In the spirit of the holidays, many businesses want to show appreciation for their customers via special communications or gifts. But often these actions either get lost in the holiday hustle bustle, or misinterpreted as marketing gimmicks. Here are a few tips to make your efforts truly express your thanks:
- Look for ways to get out of the noise and mail piles. From now until year-end, marketers are filling inboxes and mailboxes with advertisements and offers. Consider sending your appreciation notes at a less noisy time, such as January or Spring.
- Be as personal as possible. A hand written note, a personal call from a staff member or even a heart-felt email customized to that customer all make the difference. Even companies like Zappos with many, many customers find ways to connect on a very personal level. Empower your customer-facing staff to be able to spend the time, care and personalization needed to truly “serve” customers. (My favorite local Italian restaurant always brings my teens and me our favorite beverages, even before our order. That care and personal touch keep me coming back more than any coupon or free dessert offer.)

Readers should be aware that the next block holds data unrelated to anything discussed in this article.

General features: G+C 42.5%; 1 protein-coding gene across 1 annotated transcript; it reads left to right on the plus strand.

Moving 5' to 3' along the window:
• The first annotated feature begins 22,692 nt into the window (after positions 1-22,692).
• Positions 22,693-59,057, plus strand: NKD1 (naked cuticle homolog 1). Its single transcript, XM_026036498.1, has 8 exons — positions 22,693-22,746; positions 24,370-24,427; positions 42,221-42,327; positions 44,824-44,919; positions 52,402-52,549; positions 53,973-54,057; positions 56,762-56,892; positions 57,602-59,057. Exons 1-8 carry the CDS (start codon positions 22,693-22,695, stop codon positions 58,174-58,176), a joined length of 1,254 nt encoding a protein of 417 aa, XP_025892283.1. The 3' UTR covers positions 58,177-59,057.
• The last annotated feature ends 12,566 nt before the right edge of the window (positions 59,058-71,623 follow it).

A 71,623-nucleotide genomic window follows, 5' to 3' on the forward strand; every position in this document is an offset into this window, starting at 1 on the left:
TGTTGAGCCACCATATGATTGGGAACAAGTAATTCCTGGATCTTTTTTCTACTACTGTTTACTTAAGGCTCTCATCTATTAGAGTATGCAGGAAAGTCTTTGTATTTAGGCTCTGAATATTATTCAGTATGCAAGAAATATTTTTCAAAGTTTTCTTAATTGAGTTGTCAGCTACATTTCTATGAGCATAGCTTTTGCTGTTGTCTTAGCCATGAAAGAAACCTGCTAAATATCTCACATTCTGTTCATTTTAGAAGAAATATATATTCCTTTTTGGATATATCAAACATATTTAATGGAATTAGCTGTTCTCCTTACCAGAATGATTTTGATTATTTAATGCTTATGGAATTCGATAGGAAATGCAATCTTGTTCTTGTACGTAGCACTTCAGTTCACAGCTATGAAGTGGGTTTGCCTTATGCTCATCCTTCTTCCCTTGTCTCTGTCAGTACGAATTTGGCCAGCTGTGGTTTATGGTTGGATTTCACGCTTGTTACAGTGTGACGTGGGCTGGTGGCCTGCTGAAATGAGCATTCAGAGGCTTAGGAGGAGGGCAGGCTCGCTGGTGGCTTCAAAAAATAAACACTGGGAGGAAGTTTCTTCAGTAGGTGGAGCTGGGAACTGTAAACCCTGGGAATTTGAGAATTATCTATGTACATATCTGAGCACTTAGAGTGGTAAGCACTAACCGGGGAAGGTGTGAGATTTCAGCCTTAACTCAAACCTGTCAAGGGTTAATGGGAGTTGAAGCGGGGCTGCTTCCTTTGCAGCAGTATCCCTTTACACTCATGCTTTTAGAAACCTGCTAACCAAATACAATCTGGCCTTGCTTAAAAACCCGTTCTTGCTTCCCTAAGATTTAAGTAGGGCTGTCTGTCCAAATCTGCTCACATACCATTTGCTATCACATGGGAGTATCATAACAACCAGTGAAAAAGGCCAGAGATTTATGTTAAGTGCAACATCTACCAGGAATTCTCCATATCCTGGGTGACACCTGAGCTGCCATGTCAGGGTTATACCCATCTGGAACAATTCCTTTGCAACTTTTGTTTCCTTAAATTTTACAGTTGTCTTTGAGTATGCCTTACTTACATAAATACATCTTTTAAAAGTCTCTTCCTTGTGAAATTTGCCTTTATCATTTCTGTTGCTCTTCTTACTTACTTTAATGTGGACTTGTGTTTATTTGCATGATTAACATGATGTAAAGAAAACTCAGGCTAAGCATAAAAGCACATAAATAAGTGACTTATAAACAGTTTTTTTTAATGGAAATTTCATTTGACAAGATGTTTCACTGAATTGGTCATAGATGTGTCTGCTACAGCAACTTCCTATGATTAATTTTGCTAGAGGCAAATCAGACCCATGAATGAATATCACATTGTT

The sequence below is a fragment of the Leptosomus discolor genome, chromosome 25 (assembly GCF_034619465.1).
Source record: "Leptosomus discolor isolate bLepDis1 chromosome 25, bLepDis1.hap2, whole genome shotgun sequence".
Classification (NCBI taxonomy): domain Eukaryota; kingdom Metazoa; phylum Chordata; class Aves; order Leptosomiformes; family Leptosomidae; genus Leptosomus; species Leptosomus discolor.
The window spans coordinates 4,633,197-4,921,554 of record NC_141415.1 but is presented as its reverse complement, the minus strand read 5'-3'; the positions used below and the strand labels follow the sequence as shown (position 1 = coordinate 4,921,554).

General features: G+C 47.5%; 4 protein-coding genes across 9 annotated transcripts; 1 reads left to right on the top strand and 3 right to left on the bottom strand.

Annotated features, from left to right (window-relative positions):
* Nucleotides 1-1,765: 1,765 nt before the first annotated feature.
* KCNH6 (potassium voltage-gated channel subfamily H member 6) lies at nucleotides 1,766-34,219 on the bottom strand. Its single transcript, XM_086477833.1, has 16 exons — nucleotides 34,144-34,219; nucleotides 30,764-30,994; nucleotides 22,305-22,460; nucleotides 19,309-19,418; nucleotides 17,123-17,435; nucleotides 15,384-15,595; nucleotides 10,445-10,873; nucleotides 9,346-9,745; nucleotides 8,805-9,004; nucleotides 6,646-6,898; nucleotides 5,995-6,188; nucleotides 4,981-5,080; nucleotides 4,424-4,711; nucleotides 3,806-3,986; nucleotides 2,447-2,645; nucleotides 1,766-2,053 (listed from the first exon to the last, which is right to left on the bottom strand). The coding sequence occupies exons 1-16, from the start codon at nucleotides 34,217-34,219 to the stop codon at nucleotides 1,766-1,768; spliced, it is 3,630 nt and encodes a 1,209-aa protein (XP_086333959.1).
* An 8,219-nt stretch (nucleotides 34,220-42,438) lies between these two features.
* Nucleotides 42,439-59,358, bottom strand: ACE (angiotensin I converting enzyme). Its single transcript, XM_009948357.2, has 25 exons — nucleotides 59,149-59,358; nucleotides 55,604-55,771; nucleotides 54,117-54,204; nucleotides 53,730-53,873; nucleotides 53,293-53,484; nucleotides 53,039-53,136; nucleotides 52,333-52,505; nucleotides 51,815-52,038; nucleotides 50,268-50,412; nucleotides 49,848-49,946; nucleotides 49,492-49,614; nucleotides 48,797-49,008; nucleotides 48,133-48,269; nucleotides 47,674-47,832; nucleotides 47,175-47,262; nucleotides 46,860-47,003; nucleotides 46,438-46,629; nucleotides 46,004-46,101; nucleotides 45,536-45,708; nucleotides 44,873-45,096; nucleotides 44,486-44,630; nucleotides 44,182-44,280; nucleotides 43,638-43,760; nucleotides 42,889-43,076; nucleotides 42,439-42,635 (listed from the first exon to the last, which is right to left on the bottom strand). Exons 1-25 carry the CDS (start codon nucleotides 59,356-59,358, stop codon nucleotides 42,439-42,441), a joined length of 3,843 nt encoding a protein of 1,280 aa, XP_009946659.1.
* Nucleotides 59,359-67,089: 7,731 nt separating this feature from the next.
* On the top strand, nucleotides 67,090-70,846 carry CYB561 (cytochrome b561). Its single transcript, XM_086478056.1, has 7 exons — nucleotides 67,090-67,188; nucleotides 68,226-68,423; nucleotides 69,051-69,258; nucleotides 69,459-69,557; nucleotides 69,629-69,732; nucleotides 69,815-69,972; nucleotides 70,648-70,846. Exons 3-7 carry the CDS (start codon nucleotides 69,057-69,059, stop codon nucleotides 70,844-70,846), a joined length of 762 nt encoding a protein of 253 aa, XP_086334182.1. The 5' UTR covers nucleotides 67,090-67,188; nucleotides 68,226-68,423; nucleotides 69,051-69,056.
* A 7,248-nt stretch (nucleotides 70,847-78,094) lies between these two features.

- Be unexpected and surprising. Research on the psychology of rewards shows that reward when expected and stated up front (like “refer a friend and get a discount”) are processed as “payments” or expected “tit for tat”. Rewards given at unexpected times and not tied to an action (like a purchase) are instead processed with delight and surprise and feel more like a true gift.
- Tie gifts to your value. Rather than a straight discount or generic holiday basket, think of ways your gift will serve as a reminder of the value of your relationship. One firm I know delivers a beautiful plant to their customers with the note “Here is to our continued growth in the New Year.” Other companies give contributions to related or local non-profits in the name of their clients.
And here is a great free eBook from HelpScout: 25 Ways to Thank Your Customers.